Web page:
Definition of pylon in English:

pylon

Line breaks: pylon
Pronunciation: /ˈpʌɪlən
 
, ˈpʌɪlɒn/

noun

1A tall tower-like structure used for carrying electricity cables high above the ground.
More example sentences
  • A spokeswoman said: ‘The owl is perched on one of our high voltage electricity pylons.’
  • Bandits and looters continue to bring down pylons carrying high voltage cables out in the desert road.
  • Concerns are also growing over the pylons needed to carry electricity from remote parts of the Highlands and the Borders.
1.1A tower or post marking a path for light aircraft, cars, or other vehicles, especially in racing.
More example sentences
  • The room had already been lit by moveable light pylons, a leftover from when Wily had first set up operations there.
  • Swing left here and follow the path under pylons with the wall on the left.
  • Flickering to life, a small light shone from the pylon's centre as the Head Lorekeeper heard a familiar voice in her mind.
2A pillar-like structure on the wing of an aircraft used for carrying an engine, weapon, fuel tank, or other load.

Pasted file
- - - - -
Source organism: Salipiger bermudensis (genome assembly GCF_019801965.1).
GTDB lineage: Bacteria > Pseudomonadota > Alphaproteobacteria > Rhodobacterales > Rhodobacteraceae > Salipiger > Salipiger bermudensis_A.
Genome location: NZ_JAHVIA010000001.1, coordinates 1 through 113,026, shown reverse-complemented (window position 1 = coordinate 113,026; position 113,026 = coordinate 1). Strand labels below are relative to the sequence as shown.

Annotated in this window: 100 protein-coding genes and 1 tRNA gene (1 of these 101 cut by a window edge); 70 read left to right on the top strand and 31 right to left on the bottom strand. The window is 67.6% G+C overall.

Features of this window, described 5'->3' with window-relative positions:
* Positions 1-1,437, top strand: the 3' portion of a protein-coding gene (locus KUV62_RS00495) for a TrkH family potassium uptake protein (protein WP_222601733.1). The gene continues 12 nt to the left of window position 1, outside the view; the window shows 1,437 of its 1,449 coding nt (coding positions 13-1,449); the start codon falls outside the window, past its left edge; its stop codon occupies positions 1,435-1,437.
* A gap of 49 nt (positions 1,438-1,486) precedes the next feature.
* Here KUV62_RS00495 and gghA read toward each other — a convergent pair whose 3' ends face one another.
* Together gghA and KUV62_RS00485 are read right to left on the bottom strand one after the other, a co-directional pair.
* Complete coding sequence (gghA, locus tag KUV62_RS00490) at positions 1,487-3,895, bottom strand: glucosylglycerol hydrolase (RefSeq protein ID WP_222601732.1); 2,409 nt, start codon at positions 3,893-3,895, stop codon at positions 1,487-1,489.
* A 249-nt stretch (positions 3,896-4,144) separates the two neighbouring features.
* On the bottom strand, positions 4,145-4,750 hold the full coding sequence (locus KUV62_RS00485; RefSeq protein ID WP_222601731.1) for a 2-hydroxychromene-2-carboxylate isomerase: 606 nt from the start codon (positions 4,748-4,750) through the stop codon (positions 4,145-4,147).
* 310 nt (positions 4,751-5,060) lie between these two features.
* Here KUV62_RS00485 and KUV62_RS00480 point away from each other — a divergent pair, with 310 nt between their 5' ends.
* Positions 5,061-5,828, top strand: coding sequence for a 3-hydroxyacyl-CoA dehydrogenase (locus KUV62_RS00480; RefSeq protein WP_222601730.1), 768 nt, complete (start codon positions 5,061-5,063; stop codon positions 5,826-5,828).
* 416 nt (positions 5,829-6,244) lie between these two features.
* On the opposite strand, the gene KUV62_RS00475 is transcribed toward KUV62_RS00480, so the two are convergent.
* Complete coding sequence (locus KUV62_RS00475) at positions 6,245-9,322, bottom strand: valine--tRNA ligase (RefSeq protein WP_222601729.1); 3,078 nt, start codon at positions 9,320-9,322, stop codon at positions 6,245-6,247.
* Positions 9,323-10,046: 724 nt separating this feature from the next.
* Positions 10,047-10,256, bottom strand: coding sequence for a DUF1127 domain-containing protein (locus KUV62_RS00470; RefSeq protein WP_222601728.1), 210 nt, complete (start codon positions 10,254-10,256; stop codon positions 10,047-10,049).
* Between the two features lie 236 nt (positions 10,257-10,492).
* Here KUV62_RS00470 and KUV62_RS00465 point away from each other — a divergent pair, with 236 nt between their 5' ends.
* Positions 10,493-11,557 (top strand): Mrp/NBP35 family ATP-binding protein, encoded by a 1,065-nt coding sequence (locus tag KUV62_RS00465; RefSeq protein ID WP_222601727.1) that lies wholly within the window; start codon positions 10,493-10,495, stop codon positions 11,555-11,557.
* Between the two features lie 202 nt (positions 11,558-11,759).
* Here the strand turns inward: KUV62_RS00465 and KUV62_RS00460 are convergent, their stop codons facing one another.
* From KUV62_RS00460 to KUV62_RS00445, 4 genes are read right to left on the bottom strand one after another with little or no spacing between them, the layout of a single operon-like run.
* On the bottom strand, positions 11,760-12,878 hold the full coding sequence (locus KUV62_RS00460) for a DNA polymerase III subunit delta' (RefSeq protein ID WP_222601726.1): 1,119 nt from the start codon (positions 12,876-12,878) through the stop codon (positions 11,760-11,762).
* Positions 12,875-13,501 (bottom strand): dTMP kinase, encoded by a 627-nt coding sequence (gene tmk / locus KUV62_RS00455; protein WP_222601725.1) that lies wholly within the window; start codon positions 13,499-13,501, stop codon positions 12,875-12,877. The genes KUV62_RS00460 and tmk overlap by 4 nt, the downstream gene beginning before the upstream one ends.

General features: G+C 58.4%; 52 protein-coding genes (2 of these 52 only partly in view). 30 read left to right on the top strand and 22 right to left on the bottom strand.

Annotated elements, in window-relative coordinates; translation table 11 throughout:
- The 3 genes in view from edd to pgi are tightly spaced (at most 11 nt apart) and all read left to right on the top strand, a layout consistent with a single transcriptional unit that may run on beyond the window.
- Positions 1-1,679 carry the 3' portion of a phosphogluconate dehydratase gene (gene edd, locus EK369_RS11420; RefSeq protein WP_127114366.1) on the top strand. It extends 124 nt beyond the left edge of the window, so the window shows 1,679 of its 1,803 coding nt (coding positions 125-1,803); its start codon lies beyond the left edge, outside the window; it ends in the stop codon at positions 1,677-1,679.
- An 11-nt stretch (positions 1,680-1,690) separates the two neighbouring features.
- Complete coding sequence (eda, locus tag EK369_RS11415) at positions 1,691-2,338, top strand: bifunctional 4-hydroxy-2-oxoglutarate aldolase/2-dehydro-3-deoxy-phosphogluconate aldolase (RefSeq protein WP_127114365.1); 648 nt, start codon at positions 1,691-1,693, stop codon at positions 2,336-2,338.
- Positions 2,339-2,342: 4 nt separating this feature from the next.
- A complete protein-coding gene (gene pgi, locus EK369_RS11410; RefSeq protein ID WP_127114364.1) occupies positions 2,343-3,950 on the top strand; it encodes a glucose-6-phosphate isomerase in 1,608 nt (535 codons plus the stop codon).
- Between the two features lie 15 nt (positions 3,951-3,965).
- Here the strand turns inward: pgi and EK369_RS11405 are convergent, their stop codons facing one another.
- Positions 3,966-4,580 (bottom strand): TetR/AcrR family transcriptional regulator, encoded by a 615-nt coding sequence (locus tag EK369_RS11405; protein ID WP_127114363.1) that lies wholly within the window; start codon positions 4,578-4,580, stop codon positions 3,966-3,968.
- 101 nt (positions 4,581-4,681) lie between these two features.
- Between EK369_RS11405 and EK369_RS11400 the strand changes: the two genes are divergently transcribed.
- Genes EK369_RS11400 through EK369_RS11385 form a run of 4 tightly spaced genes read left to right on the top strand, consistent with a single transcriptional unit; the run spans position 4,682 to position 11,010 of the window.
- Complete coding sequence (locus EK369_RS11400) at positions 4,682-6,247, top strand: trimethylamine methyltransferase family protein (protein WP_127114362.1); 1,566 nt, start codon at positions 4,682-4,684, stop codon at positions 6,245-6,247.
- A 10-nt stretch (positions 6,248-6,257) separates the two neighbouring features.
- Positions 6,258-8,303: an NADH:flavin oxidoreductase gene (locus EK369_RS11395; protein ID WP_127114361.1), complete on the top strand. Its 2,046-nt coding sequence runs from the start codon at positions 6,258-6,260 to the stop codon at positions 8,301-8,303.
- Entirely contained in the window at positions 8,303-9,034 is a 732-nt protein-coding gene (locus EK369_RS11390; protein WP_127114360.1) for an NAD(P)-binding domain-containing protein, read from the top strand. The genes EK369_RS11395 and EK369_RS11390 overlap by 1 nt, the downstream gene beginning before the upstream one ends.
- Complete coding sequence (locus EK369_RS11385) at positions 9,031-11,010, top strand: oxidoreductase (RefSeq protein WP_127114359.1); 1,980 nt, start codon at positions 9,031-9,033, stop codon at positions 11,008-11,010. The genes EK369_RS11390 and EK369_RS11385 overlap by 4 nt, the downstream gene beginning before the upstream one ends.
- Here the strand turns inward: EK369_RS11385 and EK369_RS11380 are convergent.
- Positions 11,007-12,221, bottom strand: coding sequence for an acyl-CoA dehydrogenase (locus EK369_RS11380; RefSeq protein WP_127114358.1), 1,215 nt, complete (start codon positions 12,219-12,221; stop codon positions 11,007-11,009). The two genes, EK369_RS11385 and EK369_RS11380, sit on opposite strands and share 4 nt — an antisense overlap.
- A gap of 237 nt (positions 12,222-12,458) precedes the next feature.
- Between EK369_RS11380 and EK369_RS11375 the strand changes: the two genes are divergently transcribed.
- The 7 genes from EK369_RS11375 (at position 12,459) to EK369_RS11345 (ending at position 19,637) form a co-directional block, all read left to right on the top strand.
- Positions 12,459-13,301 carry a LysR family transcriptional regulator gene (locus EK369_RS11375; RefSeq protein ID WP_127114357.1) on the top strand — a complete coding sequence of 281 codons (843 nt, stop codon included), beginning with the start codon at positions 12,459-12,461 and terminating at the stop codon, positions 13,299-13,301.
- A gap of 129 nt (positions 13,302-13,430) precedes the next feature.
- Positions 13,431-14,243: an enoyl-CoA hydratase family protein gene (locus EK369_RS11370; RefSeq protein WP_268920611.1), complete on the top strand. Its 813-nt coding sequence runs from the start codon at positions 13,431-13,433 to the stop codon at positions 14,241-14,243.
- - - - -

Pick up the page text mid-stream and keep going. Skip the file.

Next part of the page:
More example sentences
  • The answer to the problem was to hang immense fuel tanks from underwing pylons.
  • Each wing carries four stores pylons: three outboard and one inboard of the wheel fairing.
  • External fuel tanks can be carried on the pylons under the wings and jettisoned if necessary.
3A monumental gateway to an ancient Egyptian temple formed by two truncated pyramidal towers.
More example sentences
  • But only the next morning could we fathom the magnificence of the temple with its huge pylons and obelisks.
  • Both stand guard over a giant pylon of the mortuary temple of Amenophis the Third.
  • But as she walked between the huge pylons of the temple, Miri's soul shrivelled inside her.
4North American A plastic cone used to mark areas of roads.
More example sentences
  • Ata was quick to jump over the edge and grab the cone pylon in her mouth.
  • The driver died after flying over a bump in the road and hitting a pylon which collapsed on to spectators.
  • There are a handful of environments to race in, with various tracks - marked by arrows and pylons - to conquer.

Origin

mid 19th century: from Greek pulōn, from pulē 'gate'.

Definition of pylon in:

Get more from Oxford Dictionaries

Subscribe to remove adverts and access premium resources

Word of the day antebellum
Pronunciation: ˌantɪˈbɛləm
adjective
occurring or existing before a particular war…